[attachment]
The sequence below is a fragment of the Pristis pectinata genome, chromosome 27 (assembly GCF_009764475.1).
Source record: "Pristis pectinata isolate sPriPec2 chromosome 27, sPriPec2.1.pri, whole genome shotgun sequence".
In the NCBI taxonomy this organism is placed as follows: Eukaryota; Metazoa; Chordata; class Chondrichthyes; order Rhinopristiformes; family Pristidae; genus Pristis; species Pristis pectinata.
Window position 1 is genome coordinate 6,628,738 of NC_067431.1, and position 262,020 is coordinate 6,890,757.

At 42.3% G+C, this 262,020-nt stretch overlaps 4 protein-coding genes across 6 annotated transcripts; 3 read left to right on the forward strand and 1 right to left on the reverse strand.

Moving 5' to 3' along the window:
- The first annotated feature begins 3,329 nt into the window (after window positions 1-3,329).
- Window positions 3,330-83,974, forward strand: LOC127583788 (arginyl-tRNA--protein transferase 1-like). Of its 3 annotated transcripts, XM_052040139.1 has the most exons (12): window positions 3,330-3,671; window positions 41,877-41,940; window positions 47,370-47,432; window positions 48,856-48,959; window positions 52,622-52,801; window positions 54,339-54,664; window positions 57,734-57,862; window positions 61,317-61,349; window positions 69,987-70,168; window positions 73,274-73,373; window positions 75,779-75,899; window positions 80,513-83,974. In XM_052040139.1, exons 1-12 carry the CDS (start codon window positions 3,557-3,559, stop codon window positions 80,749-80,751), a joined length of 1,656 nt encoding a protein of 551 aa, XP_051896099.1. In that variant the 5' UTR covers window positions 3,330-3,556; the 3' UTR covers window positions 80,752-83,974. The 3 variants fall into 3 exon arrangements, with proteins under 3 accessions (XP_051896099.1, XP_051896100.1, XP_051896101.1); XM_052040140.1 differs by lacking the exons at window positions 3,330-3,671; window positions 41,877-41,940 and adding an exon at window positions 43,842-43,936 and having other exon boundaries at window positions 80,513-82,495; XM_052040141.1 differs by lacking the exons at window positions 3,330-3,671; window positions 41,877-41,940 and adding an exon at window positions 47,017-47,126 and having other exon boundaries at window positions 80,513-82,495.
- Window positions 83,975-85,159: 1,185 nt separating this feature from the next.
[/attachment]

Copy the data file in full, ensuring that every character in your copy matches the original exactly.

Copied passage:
The sequence below is a fragment of the Pristis pectinata genome, chromosome 27 (assembly GCF_009764475.1).
Source record: "Pristis pectinata isolate sPriPec2 chromosome 27, sPriPec2.1.pri, whole genome shotgun sequence".
In the NCBI taxonomy this organism is placed as follows: Eukaryota; Metazoa; Chordata; class Chondrichthyes; order Rhinopristiformes; family Pristidae; genus Pristis; species Pristis pectinata.
Window position 1 is genome coordinate 6,628,738 of NC_067431.1, and position 262,020 is coordinate 6,890,757.

At 42.3% G+C, this 262,020-nt stretch overlaps 4 protein-coding genes across 6 annotated transcripts; 3 read left to right on the forward strand and 1 right to left on the reverse strand.

Moving 5' to 3' along the window:
- The first annotated feature begins 3,329 nt into the window (after window positions 1-3,329).
- Window positions 3,330-83,974, forward strand: LOC127583788 (arginyl-tRNA--protein transferase 1-like). Of its 3 annotated transcripts, XM_052040139.1 has the most exons (12): window positions 3,330-3,671; window positions 41,877-41,940; window positions 47,370-47,432; window positions 48,856-48,959; window positions 52,622-52,801; window positions 54,339-54,664; window positions 57,734-57,862; window positions 61,317-61,349; window positions 69,987-70,168; window positions 73,274-73,373; window positions 75,779-75,899; window positions 80,513-83,974. In XM_052040139.1, exons 1-12 carry the CDS (start codon window positions 3,557-3,559, stop codon window positions 80,749-80,751), a joined length of 1,656 nt encoding a protein of 551 aa, XP_051896099.1. In that variant the 5' UTR covers window positions 3,330-3,556; the 3' UTR covers window positions 80,752-83,974. The 3 variants fall into 3 exon arrangements, with proteins under 3 accessions (XP_051896099.1, XP_051896100.1, XP_051896101.1); XM_052040140.1 differs by lacking the exons at window positions 3,330-3,671; window positions 41,877-41,940 and adding an exon at window positions 43,842-43,936 and having other exon boundaries at window positions 80,513-82,495; XM_052040141.1 differs by lacking the exons at window positions 3,330-3,671; window positions 41,877-41,940 and adding an exon at window positions 47,017-47,126 and having other exon boundaries at window positions 80,513-82,495.
- Window positions 83,975-85,159: 1,185 nt separating this feature from the next.